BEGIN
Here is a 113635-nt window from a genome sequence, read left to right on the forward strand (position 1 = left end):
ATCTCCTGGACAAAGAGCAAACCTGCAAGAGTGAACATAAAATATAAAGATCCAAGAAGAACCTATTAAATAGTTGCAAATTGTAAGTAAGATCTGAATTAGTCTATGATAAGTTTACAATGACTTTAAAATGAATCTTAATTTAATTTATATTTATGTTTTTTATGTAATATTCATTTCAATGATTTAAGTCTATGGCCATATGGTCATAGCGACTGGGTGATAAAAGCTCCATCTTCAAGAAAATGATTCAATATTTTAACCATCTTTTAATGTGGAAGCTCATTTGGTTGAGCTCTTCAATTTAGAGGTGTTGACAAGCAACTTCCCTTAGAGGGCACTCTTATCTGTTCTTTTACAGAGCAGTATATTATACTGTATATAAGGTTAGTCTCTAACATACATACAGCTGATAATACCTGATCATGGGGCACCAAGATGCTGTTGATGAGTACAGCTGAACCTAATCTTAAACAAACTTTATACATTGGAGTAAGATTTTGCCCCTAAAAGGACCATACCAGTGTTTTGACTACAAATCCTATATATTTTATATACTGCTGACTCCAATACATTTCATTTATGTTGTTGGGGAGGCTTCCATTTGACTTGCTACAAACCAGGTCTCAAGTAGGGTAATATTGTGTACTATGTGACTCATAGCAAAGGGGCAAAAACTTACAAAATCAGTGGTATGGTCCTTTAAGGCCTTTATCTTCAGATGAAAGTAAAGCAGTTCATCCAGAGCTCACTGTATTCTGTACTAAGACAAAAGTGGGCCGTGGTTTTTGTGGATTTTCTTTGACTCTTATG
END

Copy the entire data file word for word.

Here is a 113635-nt window from a genome sequence, read left to right on the forward strand (position 1 = left end):
ATCTCCTGGACAAAGAGCAAACCTGCAAGAGTGAACATAAAATATAAAGATCCAAGAAGAACCTATTAAATAGTTGCAAATTGTAAGTAAGATCTGAATTAGTCTATGATAAGTTTACAATGACTTTAAAATGAATCTTAATTTAATTTATATTTATGTTTTTTATGTAATATTCATTTCAATGATTTAAGTCTATGGCCATATGGTCATAGCGACTGGGTGATAAAAGCTCCATCTTCAAGAAAATGATTCAATATTTTAACCATCTTTTAATGTGGAAGCTCATTTGGTTGAGCTCTTCAATTTAGAGGTGTTGACAAGCAACTTCCCTTAGAGGGCACTCTTATCTGTTCTTTTACAGAGCAGTATATTATACTGTATATAAGGTTAGTCTCTAACATACATACAGCTGATAATACCTGATCATGGGGCACCAAGATGCTGTTGATGAGTACAGCTGAACCTAATCTTAAACAAACTTTATACATTGGAGTAAGATTTTGCCCCTAAAAGGACCATACCAGTGTTTTGACTACAAATCCTATATATTTTATATACTGCTGACTCCAATACATTTCATTTATGTTGTTGGGGAGGCTTCCATTTGACTTGCTACAAACCAGGTCTCAAGTAGGGTAATATTGTGTACTATGTGACTCATAGCAAAGGGGCAAAAACTTACAAAATCAGTGGTATGGTCCTTTAAGGCCTTTATCTTCAGATGAAAGTAAAGCAGTTCATCCAGAGCTCACTGTATTCTGTACTAAGACAAAAGTGGGCCGTGGTTTTTGTGGATTTTCTTTGACTCTTATG